September is World Alzheimer’s Month

September is World Alzheimer’s Month

In Hearing Loss by Dr. Jason Leyendecker

Dr. Jason Leyendecker

Dr. Jason graduated from A.T. Still University in 2010. He started with Audiology Concepts as a student under Dr. Paula Schwartz in 2008. In 2017, he bought the practice and plans to continue the legacy Dr. Schwartz created. You can expect the best experience with friendly and knowledgeable staff.
Dr. Jason Leyendecker

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This month, we look at Alzheimer’s disease, a cognitive disorder that affects many individuals but has origins that remain a mystery. World Alzheimer’s Month is a global campaign held by Alzheimer’s Disease International (ADI) every September to create awareness and combat the taboos around dementia. It has been an annual event since 2012, with the most important day falling on September 21st. 

To mark this month of awareness, it is essential to understand dementia in detail, and look at an often-overlooked way to help prevent the disease from developing.

All about Alzheimer’s Disease

Dementia is a blanket term for progressive degenerative brain syndromes that influence memory recall, thinking, behavior and feelings. Alzheimer’s disease is the most prevalent form of dementia, impacting up to 90% of individuals living with the condition.

There are three main stages of Alzheimer’s disease. Let’s look at each one in detail.

  1. Early Stage (Mild)

Even when the early signs of the disease occur, an individual can live independently with mild Alzheimer’s disease. Working, driving, and social interaction can all be achieved during this stage, even though the individual with Alzheimer’s will start to forget words and forget where they put everyday items such as keys more frequently. It can be a challenge to remember people’s names, and the ability to plan may also start to suffer at this point.

2. Middle Stage (Moderate)

This phase is often the longest in a person’s journey with Alzheimer’s disease, and an individual can have these symptoms for many years. These symptoms will necessitate more care for the Alzheimer’s patient, and it is possible that the individual will no longer be able to live by themselves.

Those who are in this stage often find it tough to find the right words and labels, and get angry at their inability to do so. This frustration can lead to social withdrawal, especially in complex social situations where memory and cognition are tested. The person affected may also experience paranoia, anxiety, or the feeling that they can’t trust other people.

Moderate Alzheimer’s involves forgetting what has happened recently, as well as neglecting daily habits like showering or other personal grooming.  Individuals may become confused with time or have difficulty sleeping.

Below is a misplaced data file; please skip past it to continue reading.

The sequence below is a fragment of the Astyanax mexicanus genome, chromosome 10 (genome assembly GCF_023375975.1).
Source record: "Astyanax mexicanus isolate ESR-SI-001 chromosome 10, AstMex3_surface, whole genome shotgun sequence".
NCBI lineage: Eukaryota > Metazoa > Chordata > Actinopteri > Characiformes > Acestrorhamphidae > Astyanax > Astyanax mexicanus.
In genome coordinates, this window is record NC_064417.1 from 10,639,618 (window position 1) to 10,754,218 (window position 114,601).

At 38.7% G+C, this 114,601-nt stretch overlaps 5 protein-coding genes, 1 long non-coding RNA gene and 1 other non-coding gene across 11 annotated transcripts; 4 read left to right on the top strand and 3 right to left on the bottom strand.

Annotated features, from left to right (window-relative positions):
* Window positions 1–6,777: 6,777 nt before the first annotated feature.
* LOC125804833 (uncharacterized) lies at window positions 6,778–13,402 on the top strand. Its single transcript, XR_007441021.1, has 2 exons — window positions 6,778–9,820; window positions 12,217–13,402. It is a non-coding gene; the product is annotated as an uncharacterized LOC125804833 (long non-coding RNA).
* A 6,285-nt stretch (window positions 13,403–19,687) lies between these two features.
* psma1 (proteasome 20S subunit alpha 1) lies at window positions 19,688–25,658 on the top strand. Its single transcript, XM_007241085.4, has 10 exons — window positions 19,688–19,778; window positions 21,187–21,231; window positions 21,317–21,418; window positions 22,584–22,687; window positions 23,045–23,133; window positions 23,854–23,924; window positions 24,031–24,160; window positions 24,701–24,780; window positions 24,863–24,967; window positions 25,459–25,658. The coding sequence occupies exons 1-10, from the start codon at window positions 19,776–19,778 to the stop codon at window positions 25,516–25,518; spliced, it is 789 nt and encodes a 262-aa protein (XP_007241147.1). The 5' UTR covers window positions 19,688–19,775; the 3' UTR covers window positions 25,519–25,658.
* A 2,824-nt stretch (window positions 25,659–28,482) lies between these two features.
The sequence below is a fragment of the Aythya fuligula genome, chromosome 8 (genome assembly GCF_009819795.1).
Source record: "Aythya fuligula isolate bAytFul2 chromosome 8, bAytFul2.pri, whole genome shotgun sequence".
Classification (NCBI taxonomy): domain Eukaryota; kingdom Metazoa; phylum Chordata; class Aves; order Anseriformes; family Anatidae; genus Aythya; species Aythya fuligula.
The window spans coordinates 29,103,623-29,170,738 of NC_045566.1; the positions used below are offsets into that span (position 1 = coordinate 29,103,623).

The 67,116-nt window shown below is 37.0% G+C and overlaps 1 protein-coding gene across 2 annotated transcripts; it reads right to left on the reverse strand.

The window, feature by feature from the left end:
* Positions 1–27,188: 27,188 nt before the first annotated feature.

3. Late Stage (Severe)

Once an individual enters the late phase of Alzheimer’s, he or she will need almost continuous care. The failure to comprehend the surrounding environment or talk to other people means that the individual is unable to look after themselves.

Single words or phrases, but rarely whole sentences or more complicated ideas. They will not be able to comprehend things which happened in the past or even the present.

It becomes tough to walk, sit, or even consume food and drink. Sufferers may find it hard to control their bowel or bladder movements, and Alzheimer’s sufferers at the early stage are especially prone to pneumonia.

Can we prevent Alzheimer’s disease and other forms of Dementia?

The causes of Alzheimer’s disease are not sufficiently understood to recommend any special preventive measures. But even without any particular preventive action, a healthy lifestyle and physical, mental or social activity is recommended. 

Although no specific advice is recommended, in recent years a surprising connection has been discovered between hearing loss and dementia. About 25% of those between the ages of 65 and 74 and 50% for those 75 and older have a hearing loss. And hearing loss has been connected to reduced mental and social activity in the individual affected. By treating our hearing loss then, we could be taking steps to reduce the cognitive decline associated with dementia.

Audiology Concepts

Hearing loss can be treated through assistive technology, which reduces the cognitive load that the brain needs to compile parts of sound into meaningful speech. Aside from the possible benefits to preventing Alzheimer’s disease, treating hearing loss also has social, financial and general health benefits too.

The first stage in the process of treating hearing loss is a hearing test. For more information about hearing tests and treatments, contact us for a consultation today!